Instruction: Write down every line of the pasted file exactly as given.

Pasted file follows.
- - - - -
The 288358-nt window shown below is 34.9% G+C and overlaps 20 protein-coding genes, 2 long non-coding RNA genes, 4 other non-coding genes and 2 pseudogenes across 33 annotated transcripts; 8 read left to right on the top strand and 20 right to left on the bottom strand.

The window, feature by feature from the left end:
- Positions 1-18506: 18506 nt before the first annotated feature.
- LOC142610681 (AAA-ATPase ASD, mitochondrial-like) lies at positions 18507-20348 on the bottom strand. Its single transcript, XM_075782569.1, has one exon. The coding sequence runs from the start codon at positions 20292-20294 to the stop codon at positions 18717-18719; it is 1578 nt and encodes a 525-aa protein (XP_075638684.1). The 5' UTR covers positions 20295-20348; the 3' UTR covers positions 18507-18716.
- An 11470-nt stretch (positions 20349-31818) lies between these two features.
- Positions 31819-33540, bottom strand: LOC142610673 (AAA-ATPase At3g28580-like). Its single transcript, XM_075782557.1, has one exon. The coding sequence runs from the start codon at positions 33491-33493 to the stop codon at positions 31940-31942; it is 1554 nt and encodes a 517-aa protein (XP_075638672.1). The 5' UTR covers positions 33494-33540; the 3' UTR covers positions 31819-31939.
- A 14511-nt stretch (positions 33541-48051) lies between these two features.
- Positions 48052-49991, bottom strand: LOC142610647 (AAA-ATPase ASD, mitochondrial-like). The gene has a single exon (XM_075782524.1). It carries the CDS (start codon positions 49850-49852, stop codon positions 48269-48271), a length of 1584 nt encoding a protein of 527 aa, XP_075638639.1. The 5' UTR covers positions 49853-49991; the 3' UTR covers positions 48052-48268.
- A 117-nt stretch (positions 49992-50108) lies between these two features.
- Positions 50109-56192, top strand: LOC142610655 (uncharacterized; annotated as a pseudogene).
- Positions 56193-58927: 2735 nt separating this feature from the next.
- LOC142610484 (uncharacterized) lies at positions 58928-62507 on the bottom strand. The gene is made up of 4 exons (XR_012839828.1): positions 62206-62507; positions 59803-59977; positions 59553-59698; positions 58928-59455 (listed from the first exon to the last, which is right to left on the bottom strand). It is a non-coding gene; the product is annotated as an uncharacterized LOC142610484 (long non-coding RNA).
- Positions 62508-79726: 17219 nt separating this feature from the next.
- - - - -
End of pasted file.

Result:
The 288358-nt window shown below is 34.9% G+C and overlaps 20 protein-coding genes, 2 long non-coding RNA genes, 4 other non-coding genes and 2 pseudogenes across 33 annotated transcripts; 8 read left to right on the top strand and 20 right to left on the bottom strand.

The window, feature by feature from the left end:
- Positions 1-18506: 18506 nt before the first annotated feature.
- LOC142610681 (AAA-ATPase ASD, mitochondrial-like) lies at positions 18507-20348 on the bottom strand. Its single transcript, XM_075782569.1, has one exon. The coding sequence runs from the start codon at positions 20292-20294 to the stop codon at positions 18717-18719; it is 1578 nt and encodes a 525-aa protein (XP_075638684.1). The 5' UTR covers positions 20295-20348; the 3' UTR covers positions 18507-18716.
- An 11470-nt stretch (positions 20349-31818) lies between these two features.
- Positions 31819-33540, bottom strand: LOC142610673 (AAA-ATPase At3g28580-like). Its single transcript, XM_075782557.1, has one exon. The coding sequence runs from the start codon at positions 33491-33493 to the stop codon at positions 31940-31942; it is 1554 nt and encodes a 517-aa protein (XP_075638672.1). The 5' UTR covers positions 33494-33540; the 3' UTR covers positions 31819-31939.
- A 14511-nt stretch (positions 33541-48051) lies between these two features.
- Positions 48052-49991, bottom strand: LOC142610647 (AAA-ATPase ASD, mitochondrial-like). The gene has a single exon (XM_075782524.1). It carries the CDS (start codon positions 49850-49852, stop codon positions 48269-48271), a length of 1584 nt encoding a protein of 527 aa, XP_075638639.1. The 5' UTR covers positions 49853-49991; the 3' UTR covers positions 48052-48268.
- A 117-nt stretch (positions 49992-50108) lies between these two features.
- Positions 50109-56192, top strand: LOC142610655 (uncharacterized; annotated as a pseudogene).
- Positions 56193-58927: 2735 nt separating this feature from the next.
- LOC142610484 (uncharacterized) lies at positions 58928-62507 on the bottom strand. The gene is made up of 4 exons (XR_012839828.1): positions 62206-62507; positions 59803-59977; positions 59553-59698; positions 58928-59455 (listed from the first exon to the last, which is right to left on the bottom strand). It is a non-coding gene; the product is annotated as an uncharacterized LOC142610484 (long non-coding RNA).
- Positions 62508-79726: 17219 nt separating this feature from the next.